The Fairfax County Public Schools superintendent who eliminated the entrance exam at the nation’s top high school announced he will leave his post next year.
Scott Brabrand will not renew his contract with Fairfax, Va., public schools after it expires in July 2022, according to a Thursday district news release. Brabrand touted his top accomplishments in the announcement, including "embedding an equity focus" and "broadening access" to Thomas Jefferson High School for Science and Technology. The latter effort spurred two groups of parents to sue the district for anti-Asian discrimination.
Brabrand’s resignation follows more than a year of controversy between factions of parents and district leaders, which began last spring after the onset of the coronavirus pandemic. In October, the district approved Brabrand's proposal to dismantle the merit-based admissions process for Thomas Jefferson—often ranked as the nation’s top high school—as part of the district’s focus on "equity."
"We have heard from many members of the TJ community—current and former—who have raised concerns about diversity at the school," Brabrand said in a statement at the time. "TJ must reflect the diversity, equity, and inclusiveness that is core to the mission and values of Fairfax County Public Schools."
In December, the district adopted a quota system to boost black and Hispanic enrollment. The updated admissions process capped the number of students that each of Fairfax’s middle schools could send to Thomas Jefferson. The three middle schools known for feeding students to Thomas Jefferson have largely Asian-American populations, and as a result, the updated admissions process cut the number of Asian students admitted to the following year’s freshman class by 16 percent. The number of white students admitted rose by 43 percent.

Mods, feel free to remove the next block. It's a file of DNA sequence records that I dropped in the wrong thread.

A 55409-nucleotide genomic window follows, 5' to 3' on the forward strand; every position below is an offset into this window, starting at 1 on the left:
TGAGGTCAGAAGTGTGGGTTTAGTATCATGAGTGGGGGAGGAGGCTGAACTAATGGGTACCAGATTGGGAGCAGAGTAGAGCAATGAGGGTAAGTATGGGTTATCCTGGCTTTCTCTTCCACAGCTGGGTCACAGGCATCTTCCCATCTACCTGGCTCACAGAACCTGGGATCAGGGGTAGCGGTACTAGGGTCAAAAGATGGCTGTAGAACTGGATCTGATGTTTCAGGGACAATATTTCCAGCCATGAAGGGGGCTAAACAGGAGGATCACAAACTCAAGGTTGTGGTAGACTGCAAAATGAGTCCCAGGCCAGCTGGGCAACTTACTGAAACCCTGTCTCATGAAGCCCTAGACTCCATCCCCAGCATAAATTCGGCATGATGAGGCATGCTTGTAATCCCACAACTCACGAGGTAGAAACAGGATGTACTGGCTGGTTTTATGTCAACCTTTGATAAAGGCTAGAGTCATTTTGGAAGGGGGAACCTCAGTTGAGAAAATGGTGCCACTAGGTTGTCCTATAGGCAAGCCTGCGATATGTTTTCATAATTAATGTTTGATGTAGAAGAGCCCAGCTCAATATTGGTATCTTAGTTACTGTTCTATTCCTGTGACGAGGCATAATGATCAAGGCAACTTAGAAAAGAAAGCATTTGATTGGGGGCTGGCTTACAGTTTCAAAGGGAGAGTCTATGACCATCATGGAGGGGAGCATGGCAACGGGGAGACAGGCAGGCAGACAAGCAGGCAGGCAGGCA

Critics claim Brabrand misrepresented a statewide "diversity report" mandate approved by Gov. Ralph Northam (D., Va.) to "[force] a gutting of TJ admissions." In an October meeting, Brabrand said the death of George Floyd in May 2020 compelled him to "relook at equity in everything that we do"—including admissions practices.
Seventeen families, most of them Asian-American, filed suit against the district in November 2020. The Coalition for TJ, a nonpartisan parent group that rejects Brabrand’s equity push, filed a separate lawsuit against the district in March.
Brabrand’s equity crusade didn’t stop at the high school. In an email to parents in March, Brabrand announced that the district would create "a new Anti-Racism, Anti-Bias Education Curriculum Policy." Fairfax County Public Schools could shell out up to $280,000 to the Leadership Academy, a pricy equity consultant, for equity training sessions, according to a March contract obtained by the Washington Free Beacon.
Alleigh Marré, president of the Free to Learn Coalition, told the Free Beacon that Brabrand’s resignation shows the effectiveness of organized parent groups.
"Brabrand’s resignation shows us that various parent groups who have been very active in Fairfax County have had an impact," Marré said. "Those parents have been active and loud and are being heard."
Brabrand, who has served as superintendent since 2017, said he will begin seeking his replacement immediately. His contract expires in July 2022.